Exposure to low (∼20 cGy) doses of high-energy charged (HZE) particles, such as 1 GeV/n 56Fe, results in impaired hippocampal-dependent learning and memory (e.g., novel object recognition and spatial memory) in rodents. While these findings raise the possibility that astronauts on deep-space missions may develop cognitive deficits, not all rats develop HZE-induced cognitive impairments, even after exposure to high (200 cGy) HZE doses. The reasons for this differential sensitivity in some animals that develop HZE-induced cognitive failure remain speculative. We employed a robust quantitative mass spectrometry-based workflow, which links early-stage discovery to next-stage quantitative verification, to identify differentially active proteins/pathways in rats that developed spatial memory impairment at three months after exposure to 20 cGy of 1 GeV/n 56Fe (20/impaired), and in those rats that managed to maintain normal cognitive performance (20/functional). Quantitative data were obtained on 665–828 hippocampal proteins in the various cohorts of rats studied, of which 580 were expressed in all groups. A total of 107 proteins were upregulated in the irradiated rats irrespective of their spatial memory performance status, which included proteins involved in oxidative damage response, calcium transport and signaling. Thirty percent (37/107) of these “radiation biomarkers” formed a functional interactome of the proteasome and the COP9 signalosome. These data suggest that there is persistent oxidative stress, ongoing autophagy and altered synaptic plasticity in the irradiated hippocampus, irrespective of the spatial memory performance status, suggesting that the ultimate phenotype may be determined by how well the hippocampal neurons compensate to the ongoing oxidative stress and associated side effects. There were 67 proteins with expression that correlated with impaired spatial memory performance. Several of the “impaired biomarkers” have been implicated in poor spatial memory performance, neurodegeneration, neuronal loss or neuronal susceptibility to apoptosis, or neuronal synaptic or structural plasticity. Therefore, in addition to the baseline oxidative stress and altered adenosine metabolism observed in all irradiated rats, the 20/impaired rats expressed proteins that led to poor spatial memory performance, enhanced neuronal loss and apoptosis, changes in synaptic plasticity and dendritic remodeling. A total of 46 proteins, which were differentially upregulated in the sham-irradiated and 20/functional rat cohorts, can thus be considered as markers of good spatial memory, while another 95 proteins are associated with the maintenance of good spatial memory in the 20/functional rats. The loss or downregulation of these “good spatial memory” proteins would most likely exacerbate the situation in the 20/impaired rats, having a major impact on their neurocognitive status, given that many of those proteins play an important role in neuronal homeostasis and function. Our large-scale comprehensive proteomic analysis has provided some insight into the processes that are altered after exposure, and the collective data suggests that there are multiple problems with the functionality of the neurons and astrocytes in the irradiated hippocampi, which appear to be further exacerbated in the rats that have impaired spatial memory performance or partially compensated for in the rats with good spatial memory.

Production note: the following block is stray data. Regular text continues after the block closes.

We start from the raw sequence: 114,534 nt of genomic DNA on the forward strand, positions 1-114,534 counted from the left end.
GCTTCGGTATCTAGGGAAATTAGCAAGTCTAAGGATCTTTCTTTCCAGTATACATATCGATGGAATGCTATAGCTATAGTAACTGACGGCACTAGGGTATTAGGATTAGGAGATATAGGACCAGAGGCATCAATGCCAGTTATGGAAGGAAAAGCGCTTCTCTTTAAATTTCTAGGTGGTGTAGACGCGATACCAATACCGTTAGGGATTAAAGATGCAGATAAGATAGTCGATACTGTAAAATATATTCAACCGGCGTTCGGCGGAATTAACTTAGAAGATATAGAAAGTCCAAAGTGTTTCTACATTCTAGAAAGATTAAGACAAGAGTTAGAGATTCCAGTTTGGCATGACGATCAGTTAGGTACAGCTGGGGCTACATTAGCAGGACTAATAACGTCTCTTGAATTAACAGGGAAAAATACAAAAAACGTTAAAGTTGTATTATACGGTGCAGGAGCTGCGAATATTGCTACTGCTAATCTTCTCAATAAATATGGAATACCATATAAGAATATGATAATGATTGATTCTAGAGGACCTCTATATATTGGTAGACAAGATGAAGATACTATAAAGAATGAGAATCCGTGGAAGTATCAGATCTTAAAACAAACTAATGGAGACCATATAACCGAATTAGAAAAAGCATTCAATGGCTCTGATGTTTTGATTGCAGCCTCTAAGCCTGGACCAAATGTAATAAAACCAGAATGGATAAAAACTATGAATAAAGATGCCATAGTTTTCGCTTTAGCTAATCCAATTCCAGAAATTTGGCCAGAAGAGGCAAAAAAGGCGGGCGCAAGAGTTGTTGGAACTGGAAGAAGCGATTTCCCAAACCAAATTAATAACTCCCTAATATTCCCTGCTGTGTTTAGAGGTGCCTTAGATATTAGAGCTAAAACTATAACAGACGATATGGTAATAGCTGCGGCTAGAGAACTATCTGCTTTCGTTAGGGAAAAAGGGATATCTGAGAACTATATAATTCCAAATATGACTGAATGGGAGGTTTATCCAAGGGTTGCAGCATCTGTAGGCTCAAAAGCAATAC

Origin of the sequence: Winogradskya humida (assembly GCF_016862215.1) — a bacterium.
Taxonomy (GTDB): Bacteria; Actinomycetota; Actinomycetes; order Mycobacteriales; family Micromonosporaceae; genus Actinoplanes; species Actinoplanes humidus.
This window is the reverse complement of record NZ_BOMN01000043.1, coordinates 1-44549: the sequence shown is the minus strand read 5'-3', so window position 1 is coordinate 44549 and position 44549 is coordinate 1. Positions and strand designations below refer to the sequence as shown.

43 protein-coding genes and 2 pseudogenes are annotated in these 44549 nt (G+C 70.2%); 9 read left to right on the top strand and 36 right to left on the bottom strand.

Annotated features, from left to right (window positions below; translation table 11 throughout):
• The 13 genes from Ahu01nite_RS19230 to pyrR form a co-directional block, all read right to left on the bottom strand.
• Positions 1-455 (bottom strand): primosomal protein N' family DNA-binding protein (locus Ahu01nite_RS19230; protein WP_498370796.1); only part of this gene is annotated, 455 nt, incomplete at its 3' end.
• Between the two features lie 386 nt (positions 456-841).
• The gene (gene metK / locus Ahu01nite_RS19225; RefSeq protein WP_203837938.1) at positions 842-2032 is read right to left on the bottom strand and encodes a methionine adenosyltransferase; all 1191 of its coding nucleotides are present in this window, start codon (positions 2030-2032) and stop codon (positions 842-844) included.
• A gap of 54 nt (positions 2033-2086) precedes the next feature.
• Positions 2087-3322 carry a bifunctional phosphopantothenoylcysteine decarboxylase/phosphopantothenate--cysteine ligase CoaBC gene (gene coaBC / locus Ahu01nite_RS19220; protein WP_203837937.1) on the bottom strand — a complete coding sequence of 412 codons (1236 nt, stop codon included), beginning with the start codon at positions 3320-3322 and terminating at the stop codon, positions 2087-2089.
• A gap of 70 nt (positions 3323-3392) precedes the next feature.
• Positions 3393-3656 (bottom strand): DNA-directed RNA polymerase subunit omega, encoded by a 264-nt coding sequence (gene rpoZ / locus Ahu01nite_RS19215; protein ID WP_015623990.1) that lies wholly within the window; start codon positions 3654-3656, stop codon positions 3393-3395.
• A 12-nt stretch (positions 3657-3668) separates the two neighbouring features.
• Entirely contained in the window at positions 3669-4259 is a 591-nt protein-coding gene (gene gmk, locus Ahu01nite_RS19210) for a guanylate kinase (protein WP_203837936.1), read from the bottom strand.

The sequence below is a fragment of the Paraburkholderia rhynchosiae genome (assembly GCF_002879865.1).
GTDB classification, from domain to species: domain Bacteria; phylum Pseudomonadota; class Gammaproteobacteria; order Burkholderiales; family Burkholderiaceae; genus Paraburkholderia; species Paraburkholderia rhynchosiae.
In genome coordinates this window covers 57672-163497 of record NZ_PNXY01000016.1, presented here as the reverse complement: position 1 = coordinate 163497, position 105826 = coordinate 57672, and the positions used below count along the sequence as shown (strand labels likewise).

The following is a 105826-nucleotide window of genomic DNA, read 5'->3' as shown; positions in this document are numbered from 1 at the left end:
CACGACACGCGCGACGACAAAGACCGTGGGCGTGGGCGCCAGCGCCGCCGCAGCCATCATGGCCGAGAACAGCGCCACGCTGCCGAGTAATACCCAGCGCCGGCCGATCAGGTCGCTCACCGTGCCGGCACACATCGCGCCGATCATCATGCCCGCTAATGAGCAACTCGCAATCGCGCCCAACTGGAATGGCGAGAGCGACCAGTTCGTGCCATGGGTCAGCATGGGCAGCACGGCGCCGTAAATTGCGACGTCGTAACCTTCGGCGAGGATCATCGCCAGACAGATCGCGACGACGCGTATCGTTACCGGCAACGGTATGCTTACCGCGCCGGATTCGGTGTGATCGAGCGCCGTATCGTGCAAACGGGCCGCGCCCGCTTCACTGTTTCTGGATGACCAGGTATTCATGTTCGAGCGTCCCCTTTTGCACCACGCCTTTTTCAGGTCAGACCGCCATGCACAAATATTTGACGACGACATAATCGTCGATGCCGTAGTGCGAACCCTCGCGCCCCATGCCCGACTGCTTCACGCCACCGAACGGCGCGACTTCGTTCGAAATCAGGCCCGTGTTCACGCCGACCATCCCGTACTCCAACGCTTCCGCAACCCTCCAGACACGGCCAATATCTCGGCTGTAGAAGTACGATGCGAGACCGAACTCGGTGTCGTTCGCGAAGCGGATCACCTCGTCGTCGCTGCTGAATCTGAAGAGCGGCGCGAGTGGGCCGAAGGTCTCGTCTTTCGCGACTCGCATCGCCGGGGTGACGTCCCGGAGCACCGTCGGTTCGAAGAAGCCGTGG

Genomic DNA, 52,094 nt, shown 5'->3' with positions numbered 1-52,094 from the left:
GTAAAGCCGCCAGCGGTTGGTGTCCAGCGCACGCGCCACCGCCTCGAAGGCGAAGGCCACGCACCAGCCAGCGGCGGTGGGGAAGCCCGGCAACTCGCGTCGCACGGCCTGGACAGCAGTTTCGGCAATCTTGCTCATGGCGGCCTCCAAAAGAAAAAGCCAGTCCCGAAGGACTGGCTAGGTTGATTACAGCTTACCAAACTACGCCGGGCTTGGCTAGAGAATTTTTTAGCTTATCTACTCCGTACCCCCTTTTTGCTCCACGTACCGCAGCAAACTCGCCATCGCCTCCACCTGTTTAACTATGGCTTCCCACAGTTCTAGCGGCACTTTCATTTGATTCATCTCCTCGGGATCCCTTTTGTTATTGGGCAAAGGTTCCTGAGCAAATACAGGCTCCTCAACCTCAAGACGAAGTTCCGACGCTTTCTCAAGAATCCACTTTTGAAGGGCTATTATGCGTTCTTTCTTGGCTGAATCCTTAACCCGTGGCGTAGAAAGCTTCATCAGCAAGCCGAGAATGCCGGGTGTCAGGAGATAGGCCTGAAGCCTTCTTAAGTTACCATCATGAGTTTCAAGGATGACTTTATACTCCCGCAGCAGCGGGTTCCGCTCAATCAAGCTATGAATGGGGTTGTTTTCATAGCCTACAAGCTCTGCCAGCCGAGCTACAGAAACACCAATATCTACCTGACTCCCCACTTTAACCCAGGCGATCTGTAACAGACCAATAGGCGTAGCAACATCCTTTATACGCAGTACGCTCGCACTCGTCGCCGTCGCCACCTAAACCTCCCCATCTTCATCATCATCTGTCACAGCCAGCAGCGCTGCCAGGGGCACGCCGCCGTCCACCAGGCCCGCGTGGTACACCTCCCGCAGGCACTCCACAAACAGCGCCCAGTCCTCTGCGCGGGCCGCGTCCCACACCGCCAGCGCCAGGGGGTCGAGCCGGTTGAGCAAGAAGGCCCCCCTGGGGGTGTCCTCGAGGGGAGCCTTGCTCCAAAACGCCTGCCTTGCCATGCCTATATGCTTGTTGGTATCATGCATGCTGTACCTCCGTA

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Vol. 187 • No. 3